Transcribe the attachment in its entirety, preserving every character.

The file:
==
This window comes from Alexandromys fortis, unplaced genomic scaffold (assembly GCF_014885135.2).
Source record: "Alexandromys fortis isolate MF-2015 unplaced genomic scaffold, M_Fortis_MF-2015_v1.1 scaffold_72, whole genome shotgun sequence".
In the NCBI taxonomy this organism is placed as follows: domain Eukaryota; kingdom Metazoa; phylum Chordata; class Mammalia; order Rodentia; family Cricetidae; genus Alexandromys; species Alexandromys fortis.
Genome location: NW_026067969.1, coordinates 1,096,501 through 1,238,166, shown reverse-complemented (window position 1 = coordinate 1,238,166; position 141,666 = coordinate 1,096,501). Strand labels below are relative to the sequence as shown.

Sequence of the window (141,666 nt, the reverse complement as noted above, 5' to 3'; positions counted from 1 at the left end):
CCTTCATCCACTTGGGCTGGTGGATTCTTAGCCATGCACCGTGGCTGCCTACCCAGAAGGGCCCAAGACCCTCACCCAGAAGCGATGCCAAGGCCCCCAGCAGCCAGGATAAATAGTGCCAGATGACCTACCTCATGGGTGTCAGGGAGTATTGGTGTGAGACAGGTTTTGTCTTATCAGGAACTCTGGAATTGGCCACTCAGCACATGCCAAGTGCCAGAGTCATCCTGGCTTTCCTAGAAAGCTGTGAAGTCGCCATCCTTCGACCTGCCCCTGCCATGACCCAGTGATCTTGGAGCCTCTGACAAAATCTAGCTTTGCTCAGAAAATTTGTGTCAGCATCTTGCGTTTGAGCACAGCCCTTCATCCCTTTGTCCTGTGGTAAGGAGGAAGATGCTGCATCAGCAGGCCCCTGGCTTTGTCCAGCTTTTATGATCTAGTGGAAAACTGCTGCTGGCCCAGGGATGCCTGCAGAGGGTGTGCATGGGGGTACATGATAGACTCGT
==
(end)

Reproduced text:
This window comes from Alexandromys fortis, unplaced genomic scaffold (assembly GCF_014885135.2).
Source record: "Alexandromys fortis isolate MF-2015 unplaced genomic scaffold, M_Fortis_MF-2015_v1.1 scaffold_72, whole genome shotgun sequence".
In the NCBI taxonomy this organism is placed as follows: domain Eukaryota; kingdom Metazoa; phylum Chordata; class Mammalia; order Rodentia; family Cricetidae; genus Alexandromys; species Alexandromys fortis.
Genome location: NW_026067969.1, coordinates 1,096,501 through 1,238,166, shown reverse-complemented (window position 1 = coordinate 1,238,166; position 141,666 = coordinate 1,096,501). Strand labels below are relative to the sequence as shown.

Sequence of the window (141,666 nt, the reverse complement as noted above, 5' to 3'; positions counted from 1 at the left end):
CCTTCATCCACTTGGGCTGGTGGATTCTTAGCCATGCACCGTGGCTGCCTACCCAGAAGGGCCCAAGACCCTCACCCAGAAGCGATGCCAAGGCCCCCAGCAGCCAGGATAAATAGTGCCAGATGACCTACCTCATGGGTGTCAGGGAGTATTGGTGTGAGACAGGTTTTGTCTTATCAGGAACTCTGGAATTGGCCACTCAGCACATGCCAAGTGCCAGAGTCATCCTGGCTTTCCTAGAAAGCTGTGAAGTCGCCATCCTTCGACCTGCCCCTGCCATGACCCAGTGATCTTGGAGCCTCTGACAAAATCTAGCTTTGCTCAGAAAATTTGTGTCAGCATCTTGCGTTTGAGCACAGCCCTTCATCCCTTTGTCCTGTGGTAAGGAGGAAGATGCTGCATCAGCAGGCCCCTGGCTTTGTCCAGCTTTTATGATCTAGTGGAAAACTGCTGCTGGCCCAGGGATGCCTGCAGAGGGTGTGCATGGGGGTACATGATAGACTCGT